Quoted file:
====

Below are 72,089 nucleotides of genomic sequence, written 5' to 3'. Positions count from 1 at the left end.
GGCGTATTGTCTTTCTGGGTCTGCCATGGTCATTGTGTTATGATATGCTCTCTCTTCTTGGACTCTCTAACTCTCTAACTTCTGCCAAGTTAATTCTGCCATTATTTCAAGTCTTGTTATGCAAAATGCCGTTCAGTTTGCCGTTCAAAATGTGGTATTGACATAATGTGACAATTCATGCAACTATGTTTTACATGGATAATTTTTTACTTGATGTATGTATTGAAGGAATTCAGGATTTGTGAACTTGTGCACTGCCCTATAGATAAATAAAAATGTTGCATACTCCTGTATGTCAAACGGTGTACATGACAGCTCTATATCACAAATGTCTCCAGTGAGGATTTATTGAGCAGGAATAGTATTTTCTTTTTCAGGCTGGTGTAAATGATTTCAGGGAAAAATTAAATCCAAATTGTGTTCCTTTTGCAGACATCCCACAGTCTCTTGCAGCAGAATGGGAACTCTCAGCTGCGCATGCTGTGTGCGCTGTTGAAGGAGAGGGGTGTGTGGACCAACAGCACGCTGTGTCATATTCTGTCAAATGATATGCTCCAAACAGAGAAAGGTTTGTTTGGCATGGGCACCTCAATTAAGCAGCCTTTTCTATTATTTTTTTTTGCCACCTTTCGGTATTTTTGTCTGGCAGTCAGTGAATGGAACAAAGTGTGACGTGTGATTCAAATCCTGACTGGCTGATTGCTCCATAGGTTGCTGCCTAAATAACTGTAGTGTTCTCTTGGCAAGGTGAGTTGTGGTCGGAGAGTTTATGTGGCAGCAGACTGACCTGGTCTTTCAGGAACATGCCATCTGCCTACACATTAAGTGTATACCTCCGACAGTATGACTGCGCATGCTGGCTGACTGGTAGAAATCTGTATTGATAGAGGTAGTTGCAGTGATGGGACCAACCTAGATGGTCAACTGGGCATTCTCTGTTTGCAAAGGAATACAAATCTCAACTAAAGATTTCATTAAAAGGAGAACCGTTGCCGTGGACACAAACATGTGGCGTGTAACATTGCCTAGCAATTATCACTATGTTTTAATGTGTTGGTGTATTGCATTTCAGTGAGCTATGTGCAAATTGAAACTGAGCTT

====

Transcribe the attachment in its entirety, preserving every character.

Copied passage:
Below are 72,089 nucleotides of genomic sequence, written 5' to 3'. Positions count from 1 at the left end.
GGCGTATTGTCTTTCTGGGTCTGCCATGGTCATTGTGTTATGATATGCTCTCTCTTCTTGGACTCTCTAACTCTCTAACTTCTGCCAAGTTAATTCTGCCATTATTTCAAGTCTTGTTATGCAAAATGCCGTTCAGTTTGCCGTTCAAAATGTGGTATTGACATAATGTGACAATTCATGCAACTATGTTTTACATGGATAATTTTTTACTTGATGTATGTATTGAAGGAATTCAGGATTTGTGAACTTGTGCACTGCCCTATAGATAAATAAAAATGTTGCATACTCCTGTATGTCAAACGGTGTACATGACAGCTCTATATCACAAATGTCTCCAGTGAGGATTTATTGAGCAGGAATAGTATTTTCTTTTTCAGGCTGGTGTAAATGATTTCAGGGAAAAATTAAATCCAAATTGTGTTCCTTTTGCAGACATCCCACAGTCTCTTGCAGCAGAATGGGAACTCTCAGCTGCGCATGCTGTGTGCGCTGTTGAAGGAGAGGGGTGTGTGGACCAACAGCACGCTGTGTCATATTCTGTCAAATGATATGCTCCAAACAGAGAAAGGTTTGTTTGGCATGGGCACCTCAATTAAGCAGCCTTTTCTATTATTTTTTTTTGCCACCTTTCGGTATTTTTGTCTGGCAGTCAGTGAATGGAACAAAGTGTGACGTGTGATTCAAATCCTGACTGGCTGATTGCTCCATAGGTTGCTGCCTAAATAACTGTAGTGTTCTCTTGGCAAGGTGAGTTGTGGTCGGAGAGTTTATGTGGCAGCAGACTGACCTGGTCTTTCAGGAACATGCCATCTGCCTACACATTAAGTGTATACCTCCGACAGTATGACTGCGCATGCTGGCTGACTGGTAGAAATCTGTATTGATAGAGGTAGTTGCAGTGATGGGACCAACCTAGATGGTCAACTGGGCATTCTCTGTTTGCAAAGGAATACAAATCTCAACTAAAGATTTCATTAAAAGGAGAACCGTTGCCGTGGACACAAACATGTGGCGTGTAACATTGCCTAGCAATTATCACTATGTTTTAATGTGTTGGTGTATTGCATTTCAGTGAGCTATGTGCAAATTGAAACTGAGCTT